The Global Forum is charged with in-depth monitoring and peer review of the implementation of the standards of transparency and exchange of information for tax purposes. These standards are primarily reflected in the 2002 OECD Model Agreement on Exchange of Information on Tax Matters and its commentary, and in Article 26 of the OECD Model Tax Convention on Income and on Capital and its commentary as updated in 2004, which has been incorporated in the UN Model Tax Convention.
The standards provide for international exchange on request of foreseeably relevant information for the administration or enforcement of the domestic tax laws of a requesting party. “Fishing expeditions” are not authorised, but all foreseeably relevant information must be provided, including bank information and information held by fiduciaries, regardless of the existence of a domestic tax interest or the application of a dual criminality standard.
All members of the Global Forum, as well as jurisdictions identified by the Global Forum as relevant to its work, are being reviewed. This process is undertaken in two phases. Phase 1 reviews assess the quality of a jurisdiction’s legal and regulatory framework for the exchange of information, while Phase 2 reviews look at the practical implementation of that framework. Some Global Forum members are undergoing combined – Phase 1 plus Phase 2 – reviews. The ultimate goal is to help jurisdictions to effectively implement the international standards of transparency and exchange of information for tax purposes.
All review reports are published once approved by the Global Forum and they thus represent agreed Global Forum reports.
Data are provided for all OECD member countries (including area totals), and for Brazil, China, India, Indonesia, the Russian Federation and South Africa. For each indicator, there is a two-page spread: a text page includes a short introduction followed by a detailed definition of the indicator, comments on comparability of the data, an assessment of long-term trends related to the indicator and a list of references for further information on the indicator; the second page contains a table and a graph providing, at a glance, the key message conveyed by the data. Each indicator includes "StatLinks" which allow readers to download the corresponding data.
OECD Countries covered include Australia, Austria, Belgium, Canada, Chile,Czech Republic, Denmark, Estonia, Finland, France, Germany, Greece, Hungary, Iceland, Ireland, Israel, Italy, Japan, Korea, Luxembourg, Mexico, Netherlands, New Zealand, Poland, Portugal, Slovak Republic, Slovenia, Spain, Sweden, Switzerland, Turkey, the United Kingdom, and the United States. Non-OECD countries covered include Brazil, China, India, Indonesia, Russia, and South Africa.
Topics covered include population and migration; production and productivity; household income, wealth and debt; globalisation, trade and foreign direct investment (FDI); prices, interest rates and exchange rates; energy and transportation; labour, employment and unemployment; science and technology including research and development (R&D) and the Information and Communications Technology (ICT) sector; environment including natural resoures, water,and air and climate; education resources and outcomes; government expenditures, debt, revenues, taxes, agricultural support and foreign aid; and health status, risk and resources.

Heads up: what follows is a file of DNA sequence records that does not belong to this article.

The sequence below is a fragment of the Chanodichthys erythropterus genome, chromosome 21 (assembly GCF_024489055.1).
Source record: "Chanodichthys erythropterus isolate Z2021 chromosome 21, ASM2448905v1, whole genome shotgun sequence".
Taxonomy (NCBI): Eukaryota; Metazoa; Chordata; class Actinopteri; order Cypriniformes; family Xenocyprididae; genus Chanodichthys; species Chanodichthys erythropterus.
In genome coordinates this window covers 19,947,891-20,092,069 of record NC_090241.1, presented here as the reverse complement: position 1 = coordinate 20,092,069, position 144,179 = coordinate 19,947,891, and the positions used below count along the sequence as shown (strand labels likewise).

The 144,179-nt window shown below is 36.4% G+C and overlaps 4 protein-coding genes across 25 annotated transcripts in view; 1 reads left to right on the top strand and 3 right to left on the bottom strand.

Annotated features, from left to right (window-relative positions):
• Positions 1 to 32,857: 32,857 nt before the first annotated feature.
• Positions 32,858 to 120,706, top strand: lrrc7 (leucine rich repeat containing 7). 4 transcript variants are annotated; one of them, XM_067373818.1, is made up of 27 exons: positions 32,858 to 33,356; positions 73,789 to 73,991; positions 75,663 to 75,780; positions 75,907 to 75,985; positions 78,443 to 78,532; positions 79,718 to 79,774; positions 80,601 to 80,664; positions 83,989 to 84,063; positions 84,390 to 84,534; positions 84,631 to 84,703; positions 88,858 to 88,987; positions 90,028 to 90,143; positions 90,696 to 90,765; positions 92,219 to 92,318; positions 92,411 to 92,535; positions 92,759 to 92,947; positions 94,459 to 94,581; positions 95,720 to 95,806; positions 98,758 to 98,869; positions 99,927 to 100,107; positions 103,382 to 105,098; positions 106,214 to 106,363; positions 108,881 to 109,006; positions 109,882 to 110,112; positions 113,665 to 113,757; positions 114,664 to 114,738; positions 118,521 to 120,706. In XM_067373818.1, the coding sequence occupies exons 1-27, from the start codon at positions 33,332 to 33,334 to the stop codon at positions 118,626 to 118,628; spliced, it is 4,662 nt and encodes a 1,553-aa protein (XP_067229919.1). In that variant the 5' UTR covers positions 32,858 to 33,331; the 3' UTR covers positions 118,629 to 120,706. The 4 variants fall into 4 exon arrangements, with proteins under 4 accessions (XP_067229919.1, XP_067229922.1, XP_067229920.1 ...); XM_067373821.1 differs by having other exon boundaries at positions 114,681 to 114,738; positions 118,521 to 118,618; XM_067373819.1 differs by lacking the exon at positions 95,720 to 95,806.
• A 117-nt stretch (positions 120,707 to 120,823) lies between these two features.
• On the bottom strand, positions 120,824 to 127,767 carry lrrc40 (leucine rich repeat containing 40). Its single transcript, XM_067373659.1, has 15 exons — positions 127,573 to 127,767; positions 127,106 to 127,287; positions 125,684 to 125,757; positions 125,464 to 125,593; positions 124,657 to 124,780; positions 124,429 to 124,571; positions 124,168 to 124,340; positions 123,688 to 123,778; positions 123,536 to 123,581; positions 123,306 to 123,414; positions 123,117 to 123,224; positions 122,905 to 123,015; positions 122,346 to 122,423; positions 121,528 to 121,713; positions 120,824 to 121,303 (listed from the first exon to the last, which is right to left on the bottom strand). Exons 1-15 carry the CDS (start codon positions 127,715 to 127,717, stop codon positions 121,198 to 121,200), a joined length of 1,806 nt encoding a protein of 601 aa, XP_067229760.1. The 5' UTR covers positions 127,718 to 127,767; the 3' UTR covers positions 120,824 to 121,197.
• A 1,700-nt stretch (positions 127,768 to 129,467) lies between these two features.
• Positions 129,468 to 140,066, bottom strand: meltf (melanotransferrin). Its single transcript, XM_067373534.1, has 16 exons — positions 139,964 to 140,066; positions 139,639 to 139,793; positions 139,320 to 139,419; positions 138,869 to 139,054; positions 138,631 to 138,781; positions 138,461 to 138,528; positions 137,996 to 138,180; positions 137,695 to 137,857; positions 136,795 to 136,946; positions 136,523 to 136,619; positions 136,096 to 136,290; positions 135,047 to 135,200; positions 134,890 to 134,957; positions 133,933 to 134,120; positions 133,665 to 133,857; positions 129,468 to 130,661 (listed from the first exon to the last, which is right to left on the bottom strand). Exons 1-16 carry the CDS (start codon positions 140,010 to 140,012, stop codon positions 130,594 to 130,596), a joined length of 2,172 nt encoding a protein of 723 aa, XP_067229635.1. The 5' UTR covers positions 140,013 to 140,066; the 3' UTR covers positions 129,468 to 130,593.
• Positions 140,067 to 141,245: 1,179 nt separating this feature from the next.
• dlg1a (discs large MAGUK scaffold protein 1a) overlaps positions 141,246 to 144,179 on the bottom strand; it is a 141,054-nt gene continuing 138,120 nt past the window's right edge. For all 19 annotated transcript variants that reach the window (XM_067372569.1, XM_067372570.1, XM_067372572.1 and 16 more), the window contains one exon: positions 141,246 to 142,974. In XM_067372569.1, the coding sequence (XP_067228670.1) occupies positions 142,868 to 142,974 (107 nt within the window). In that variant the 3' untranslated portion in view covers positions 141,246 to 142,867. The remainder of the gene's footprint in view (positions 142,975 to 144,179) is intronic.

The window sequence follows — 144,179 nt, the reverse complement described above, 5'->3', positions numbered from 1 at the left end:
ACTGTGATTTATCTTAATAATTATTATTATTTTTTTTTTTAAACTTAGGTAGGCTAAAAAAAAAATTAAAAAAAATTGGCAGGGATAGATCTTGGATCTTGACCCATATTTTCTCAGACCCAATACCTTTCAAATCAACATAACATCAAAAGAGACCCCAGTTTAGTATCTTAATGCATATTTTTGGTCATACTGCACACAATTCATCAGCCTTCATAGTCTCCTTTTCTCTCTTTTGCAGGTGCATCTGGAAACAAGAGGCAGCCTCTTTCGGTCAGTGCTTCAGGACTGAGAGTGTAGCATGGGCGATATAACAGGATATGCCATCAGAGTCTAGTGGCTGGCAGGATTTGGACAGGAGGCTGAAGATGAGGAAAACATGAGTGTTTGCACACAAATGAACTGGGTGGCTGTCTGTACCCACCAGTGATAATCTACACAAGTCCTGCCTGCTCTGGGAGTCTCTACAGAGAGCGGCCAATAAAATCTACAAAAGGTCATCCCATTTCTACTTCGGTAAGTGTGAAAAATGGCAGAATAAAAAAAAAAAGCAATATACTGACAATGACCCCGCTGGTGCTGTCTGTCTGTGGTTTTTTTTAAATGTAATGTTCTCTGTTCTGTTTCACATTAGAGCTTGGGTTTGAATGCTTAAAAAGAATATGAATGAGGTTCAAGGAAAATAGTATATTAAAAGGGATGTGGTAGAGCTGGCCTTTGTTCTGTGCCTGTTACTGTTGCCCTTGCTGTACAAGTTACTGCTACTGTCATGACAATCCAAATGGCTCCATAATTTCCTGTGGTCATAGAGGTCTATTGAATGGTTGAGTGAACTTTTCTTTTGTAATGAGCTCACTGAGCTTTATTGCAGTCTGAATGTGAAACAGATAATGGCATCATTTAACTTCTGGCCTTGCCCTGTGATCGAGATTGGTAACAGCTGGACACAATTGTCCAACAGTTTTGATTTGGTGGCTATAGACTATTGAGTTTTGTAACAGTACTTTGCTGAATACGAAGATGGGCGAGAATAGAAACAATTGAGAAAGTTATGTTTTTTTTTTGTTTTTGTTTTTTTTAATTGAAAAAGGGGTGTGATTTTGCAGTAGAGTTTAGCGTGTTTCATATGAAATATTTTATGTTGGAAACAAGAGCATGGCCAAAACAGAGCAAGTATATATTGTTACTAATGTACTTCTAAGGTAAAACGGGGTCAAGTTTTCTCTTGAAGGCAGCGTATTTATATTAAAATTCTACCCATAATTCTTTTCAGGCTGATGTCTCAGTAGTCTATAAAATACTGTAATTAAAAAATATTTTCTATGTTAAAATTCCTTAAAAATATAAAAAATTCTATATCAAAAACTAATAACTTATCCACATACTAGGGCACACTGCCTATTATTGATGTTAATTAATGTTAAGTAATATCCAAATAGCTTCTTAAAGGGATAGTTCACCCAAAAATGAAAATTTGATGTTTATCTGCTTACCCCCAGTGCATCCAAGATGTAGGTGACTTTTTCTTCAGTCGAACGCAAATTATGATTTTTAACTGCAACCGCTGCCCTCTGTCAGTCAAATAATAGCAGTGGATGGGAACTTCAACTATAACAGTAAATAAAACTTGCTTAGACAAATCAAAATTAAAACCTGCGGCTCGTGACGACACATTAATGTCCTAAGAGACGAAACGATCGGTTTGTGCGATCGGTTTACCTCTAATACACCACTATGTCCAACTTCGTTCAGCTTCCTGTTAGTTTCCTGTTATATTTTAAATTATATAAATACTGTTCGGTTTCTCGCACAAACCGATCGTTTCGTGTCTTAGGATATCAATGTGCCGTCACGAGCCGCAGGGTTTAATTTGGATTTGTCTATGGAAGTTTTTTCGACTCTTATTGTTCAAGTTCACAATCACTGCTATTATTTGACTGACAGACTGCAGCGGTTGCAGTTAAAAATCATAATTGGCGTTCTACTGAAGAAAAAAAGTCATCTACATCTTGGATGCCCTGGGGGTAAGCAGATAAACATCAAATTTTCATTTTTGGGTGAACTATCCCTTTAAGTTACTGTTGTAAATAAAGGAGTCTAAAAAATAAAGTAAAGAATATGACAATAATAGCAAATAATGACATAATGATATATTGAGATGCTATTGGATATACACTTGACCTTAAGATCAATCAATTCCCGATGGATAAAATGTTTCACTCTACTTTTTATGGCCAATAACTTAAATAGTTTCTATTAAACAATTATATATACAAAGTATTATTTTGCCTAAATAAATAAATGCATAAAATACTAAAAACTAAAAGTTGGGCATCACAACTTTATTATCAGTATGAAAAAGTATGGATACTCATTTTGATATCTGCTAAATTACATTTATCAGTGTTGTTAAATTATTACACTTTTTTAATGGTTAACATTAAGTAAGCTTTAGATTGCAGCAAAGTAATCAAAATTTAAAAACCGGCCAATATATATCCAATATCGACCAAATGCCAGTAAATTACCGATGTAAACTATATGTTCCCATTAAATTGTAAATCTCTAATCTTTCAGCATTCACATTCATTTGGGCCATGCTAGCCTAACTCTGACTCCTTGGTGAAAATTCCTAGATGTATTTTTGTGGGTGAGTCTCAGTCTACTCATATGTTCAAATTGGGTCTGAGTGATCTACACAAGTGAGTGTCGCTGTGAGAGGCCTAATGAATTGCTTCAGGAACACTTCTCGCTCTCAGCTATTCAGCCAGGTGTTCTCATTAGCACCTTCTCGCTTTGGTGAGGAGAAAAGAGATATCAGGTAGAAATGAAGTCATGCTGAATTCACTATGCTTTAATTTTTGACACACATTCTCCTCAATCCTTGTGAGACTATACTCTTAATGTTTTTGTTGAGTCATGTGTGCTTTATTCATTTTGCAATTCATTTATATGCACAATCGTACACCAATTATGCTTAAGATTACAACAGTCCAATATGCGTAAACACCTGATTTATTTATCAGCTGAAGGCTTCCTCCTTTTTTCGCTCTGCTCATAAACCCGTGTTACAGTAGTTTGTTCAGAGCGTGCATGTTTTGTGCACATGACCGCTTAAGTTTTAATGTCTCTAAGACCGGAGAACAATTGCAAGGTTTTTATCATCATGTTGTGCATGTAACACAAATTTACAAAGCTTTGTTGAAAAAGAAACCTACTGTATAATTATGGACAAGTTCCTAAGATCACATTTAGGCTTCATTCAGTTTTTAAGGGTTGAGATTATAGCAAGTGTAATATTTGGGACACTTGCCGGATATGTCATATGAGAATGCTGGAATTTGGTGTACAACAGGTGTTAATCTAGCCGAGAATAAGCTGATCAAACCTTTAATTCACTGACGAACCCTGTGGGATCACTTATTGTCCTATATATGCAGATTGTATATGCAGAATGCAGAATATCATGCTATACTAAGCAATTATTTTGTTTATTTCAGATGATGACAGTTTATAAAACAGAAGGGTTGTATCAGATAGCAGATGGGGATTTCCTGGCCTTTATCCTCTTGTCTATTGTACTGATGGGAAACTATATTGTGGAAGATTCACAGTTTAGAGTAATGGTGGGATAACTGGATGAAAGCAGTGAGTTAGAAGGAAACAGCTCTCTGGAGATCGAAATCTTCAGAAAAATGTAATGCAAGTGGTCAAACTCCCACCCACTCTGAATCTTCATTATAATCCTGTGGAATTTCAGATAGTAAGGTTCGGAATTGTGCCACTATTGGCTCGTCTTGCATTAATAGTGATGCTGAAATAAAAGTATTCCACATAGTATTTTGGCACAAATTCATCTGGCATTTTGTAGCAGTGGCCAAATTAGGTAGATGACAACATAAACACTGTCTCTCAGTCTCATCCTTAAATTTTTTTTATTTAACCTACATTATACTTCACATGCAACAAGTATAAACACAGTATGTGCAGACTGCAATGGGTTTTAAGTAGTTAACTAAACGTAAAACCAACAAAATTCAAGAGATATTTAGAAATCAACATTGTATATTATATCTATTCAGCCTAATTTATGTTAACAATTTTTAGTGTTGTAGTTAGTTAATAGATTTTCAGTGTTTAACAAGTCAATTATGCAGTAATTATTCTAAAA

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The Philosophy of Taxation and Public Finance is different. It is written in nontechnical language and is aimed to appeal to a wide range of readers, including practitioners, academics and students in the fields of taxation, public finance, economics, law, philosophy and political science as well as general readers who are interested in learning why they are being taxed the way they are. The author addresses the major issues and topics in taxation and public finance and injects them with philosophical insights. He discusses questions such as:
-What arguments have been used to justify taxation?
-When is tax evasion unethical?
-Are some taxes better than others?
-What are the proper functions of government?
-How much is enough? Is the ability to pay concept valid?
-When can punitive taxes be justified?
You work hard for your money, and you work even harder to setand keep a budget that makes the most of it. But when tax timearrives, do you feel shorted on your return? Nearly everyone has topay taxes, but the government is only entitled to so much of yourmoney. You might be letting them keep hundreds or even thousands ofdollars that rightfully belong to you. No matter what youraccounting habits have been so far, you can still claim what'syours.
101 Ways to Save Money on Your Tax—Legally! 2014– 2015 is your ultimate guide to maximising your return.Author Adrian Raftery, a.k.a. Mr. Taxman, is Australia's leadingpersonal taxation expert. In the book, Raftery provides theinformation you need to get back every single dollar you'reentitled to, plus tips and tricks that help you get the most out ofdeductions related to:You, your family, and your propertyEducation, employment, and small businessInvestment property, shares, and superannuationSpecial circumstances, including medical expenses andlevies
The book also contains advice on related matters, includingtax-effective investments, tax planning, and how to find a greataccountant. All information has been updated to reflect tax lawchanges wrought by the May 2014 budget. If you're tired of payingtoo much tax and seeing too little return, 101 Ways to SaveMoney on Your Tax—Legally! 2014 – 2015 is yourcomprehensive guide to putting things right, starting now.